Origin Stories – Maryann Hurtt

Origin Stories
Even Dead Fish Become Roses
    Even Dead Fish Become Roses
    by Maryann Hurtt

    she remembers in her last days
    as cancer slips through a back door
    trying to steal whatever
    was good
    but memories sustain her
    of a time relishing
    second chance lust
    even love

    and how she and her man
    lay on Onion River’s bank 
    joining muck and grit
    with unexpected kisses
    then rolling on to the carcass
    of a stinky dead fish

    an explosion of guts
    and almost pee in your pants laughter
    taking too many mean years
    into something so sweet
    even dead fish become roses
    a way she learned
    and would never forget
    to love the flower
    and the bramble

Origin Stories – “Even Dead Fish Become Roses”

For thirty years, I was a hospice nurse and listened to and witnessed a thousand stories. Dying is hard work and folks figure all kinds of ways to deal with their last days. I got to a house one morning where cancer appeared to have taken an especially awful vengeance on a not so old woman. She and her second husband had found each other after too many years of “if it weren’t for bad luck I wouldn’t have no luck at all.” They told me their story of found again love (and lust) and how they had gone down to Onion River, found a sweet spot on the river bank, and proceeded to roll onto a stinky dead fish. As I listened to them almost pee in your pants laugh, I knew cancer could never steal what they had. And I would need to remember their story so I would never forget, too.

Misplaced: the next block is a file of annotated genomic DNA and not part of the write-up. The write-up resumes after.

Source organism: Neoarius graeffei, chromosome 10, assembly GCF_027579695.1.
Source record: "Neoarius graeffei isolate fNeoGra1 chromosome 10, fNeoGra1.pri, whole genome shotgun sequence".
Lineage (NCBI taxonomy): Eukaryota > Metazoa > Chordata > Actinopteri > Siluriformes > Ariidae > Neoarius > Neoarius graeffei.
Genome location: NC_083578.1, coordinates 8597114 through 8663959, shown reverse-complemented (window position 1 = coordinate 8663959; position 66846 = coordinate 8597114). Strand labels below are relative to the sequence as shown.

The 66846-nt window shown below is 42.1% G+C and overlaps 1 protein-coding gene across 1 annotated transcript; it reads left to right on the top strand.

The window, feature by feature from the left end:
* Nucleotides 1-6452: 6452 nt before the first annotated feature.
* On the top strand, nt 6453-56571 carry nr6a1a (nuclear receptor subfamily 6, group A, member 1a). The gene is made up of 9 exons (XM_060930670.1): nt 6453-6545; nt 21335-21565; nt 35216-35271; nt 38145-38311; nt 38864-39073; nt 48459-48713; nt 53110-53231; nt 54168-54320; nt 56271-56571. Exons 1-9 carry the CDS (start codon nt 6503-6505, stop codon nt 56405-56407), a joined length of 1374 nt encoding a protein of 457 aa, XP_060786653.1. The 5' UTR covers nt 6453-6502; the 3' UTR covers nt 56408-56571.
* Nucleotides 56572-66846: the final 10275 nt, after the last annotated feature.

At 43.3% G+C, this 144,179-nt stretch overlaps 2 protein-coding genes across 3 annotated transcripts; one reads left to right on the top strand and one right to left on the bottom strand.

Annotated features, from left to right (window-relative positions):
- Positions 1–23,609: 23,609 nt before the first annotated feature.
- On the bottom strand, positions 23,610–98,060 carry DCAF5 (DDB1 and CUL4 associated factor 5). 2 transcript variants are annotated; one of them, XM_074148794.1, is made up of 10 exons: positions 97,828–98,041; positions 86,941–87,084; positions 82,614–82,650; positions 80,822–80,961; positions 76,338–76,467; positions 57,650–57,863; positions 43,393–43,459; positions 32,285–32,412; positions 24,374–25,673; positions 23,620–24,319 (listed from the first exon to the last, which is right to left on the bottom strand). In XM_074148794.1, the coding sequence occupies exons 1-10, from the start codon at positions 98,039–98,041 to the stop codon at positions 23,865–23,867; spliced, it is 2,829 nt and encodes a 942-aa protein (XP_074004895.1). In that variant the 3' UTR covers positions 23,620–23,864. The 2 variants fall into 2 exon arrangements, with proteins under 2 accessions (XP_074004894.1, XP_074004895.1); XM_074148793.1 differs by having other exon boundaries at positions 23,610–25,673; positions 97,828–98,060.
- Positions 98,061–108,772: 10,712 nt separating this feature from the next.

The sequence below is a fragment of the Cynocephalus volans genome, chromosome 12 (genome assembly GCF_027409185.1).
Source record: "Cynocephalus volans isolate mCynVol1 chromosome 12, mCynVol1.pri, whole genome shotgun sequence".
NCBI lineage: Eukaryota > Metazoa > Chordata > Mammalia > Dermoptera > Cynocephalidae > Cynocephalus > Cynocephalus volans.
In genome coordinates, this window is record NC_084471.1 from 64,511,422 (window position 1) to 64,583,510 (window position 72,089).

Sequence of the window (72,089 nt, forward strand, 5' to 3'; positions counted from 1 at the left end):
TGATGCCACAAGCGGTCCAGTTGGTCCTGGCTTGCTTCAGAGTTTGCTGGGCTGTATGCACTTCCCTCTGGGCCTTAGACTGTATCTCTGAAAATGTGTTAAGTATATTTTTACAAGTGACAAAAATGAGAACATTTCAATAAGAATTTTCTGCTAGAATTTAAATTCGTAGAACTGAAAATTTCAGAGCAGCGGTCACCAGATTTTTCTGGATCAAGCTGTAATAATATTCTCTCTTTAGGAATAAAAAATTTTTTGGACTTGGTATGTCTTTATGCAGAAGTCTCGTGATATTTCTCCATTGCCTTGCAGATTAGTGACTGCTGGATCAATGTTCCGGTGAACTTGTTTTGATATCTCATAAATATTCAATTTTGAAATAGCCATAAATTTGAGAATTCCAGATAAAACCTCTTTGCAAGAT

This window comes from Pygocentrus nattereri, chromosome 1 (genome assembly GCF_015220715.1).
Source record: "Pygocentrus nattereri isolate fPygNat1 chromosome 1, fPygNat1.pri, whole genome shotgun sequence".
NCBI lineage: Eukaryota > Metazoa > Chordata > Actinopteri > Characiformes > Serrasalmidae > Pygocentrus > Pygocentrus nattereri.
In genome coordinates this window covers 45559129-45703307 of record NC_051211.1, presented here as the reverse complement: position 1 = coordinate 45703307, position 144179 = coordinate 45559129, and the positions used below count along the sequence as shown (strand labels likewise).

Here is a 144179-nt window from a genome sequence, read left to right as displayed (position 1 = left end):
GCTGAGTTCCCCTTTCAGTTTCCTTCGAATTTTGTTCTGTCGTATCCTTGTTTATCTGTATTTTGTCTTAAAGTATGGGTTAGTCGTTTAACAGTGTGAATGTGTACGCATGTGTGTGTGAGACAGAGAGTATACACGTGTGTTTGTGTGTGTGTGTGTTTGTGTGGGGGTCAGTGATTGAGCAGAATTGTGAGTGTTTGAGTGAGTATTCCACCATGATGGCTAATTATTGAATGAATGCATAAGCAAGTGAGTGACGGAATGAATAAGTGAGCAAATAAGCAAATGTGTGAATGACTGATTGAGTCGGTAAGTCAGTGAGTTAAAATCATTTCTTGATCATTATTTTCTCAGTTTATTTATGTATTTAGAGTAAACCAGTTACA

Now retired after working thirty years as a hospice RN, Maryann Hurtt listened to and savored a thousand stories. Her family members were all great storytellers and she recorded in her 6th grade diary that when she grew up, she wanted to be a “storyteller (a good one)”.  She lives in Wisconsin’s Kettle Moraine where she hikes, bikes, reads, and writes almost daily. Since retirement, she has had the energy to pursue researching Oklahoma’s Tar Creek environmental disaster. Her grandpa worked in the lead and zinc mines and her great-grandmother and grandmother worked at the Quapaw Indian Agency where the minerals were initially mined. Turning Plow Press published Once Upon a Tar Creek Mining for Voices in 2021. Her most recent poems have appeared or are upcoming in Verse-Virtual, Gyroscope Review, Moss Piglet, Hiroshima Day Anthology, and Writing In a Woman’s Voice. An earlier chapbook, River, (Kelsay Books) explored resilience in the face of dying. More can be found at maryannhurtt.com

Gyroscope Review Spring 2023 Issue Now Available

Previous Origin Stories

April 1 – Wanda Praisner

April 2 – Howard Lieberman

April 3 – L. Shapley Bassen

April 4 – Sharon Scholl

April 5 – Stellasue Lee

April 6 – Jeanne DeLarm

April 7 – Virginia Smith

April 8 – Patricia Ware

April 9 – Mary Makofske

April 10 – Ann Wallace

April 11 – Jessica Purdy

April 12 – Lakshman Bulusu

April 13 – Kim Malinowski

April 14 – Anita Pulier

April 15 – Martha Bordwell

April 16 – Anastasia Walker

April 17 – Annette Sisson

April 18 – Shaheen Dil

April 19 – Claudia Reder

April 20 – Cathy Thwing

April 21 – Sarah Snyder

April 22 – Susan Barry-Schultz

April 23 – Laurie Kuntz

Previous NPM celebrations from Gyroscope Review

Let the Poet Speak! 2022

Promopalooza 2021

Poet of the Day 2020

Poets Read 2019

National Poetry Month Interview Series 2018

Book Links Party 2017

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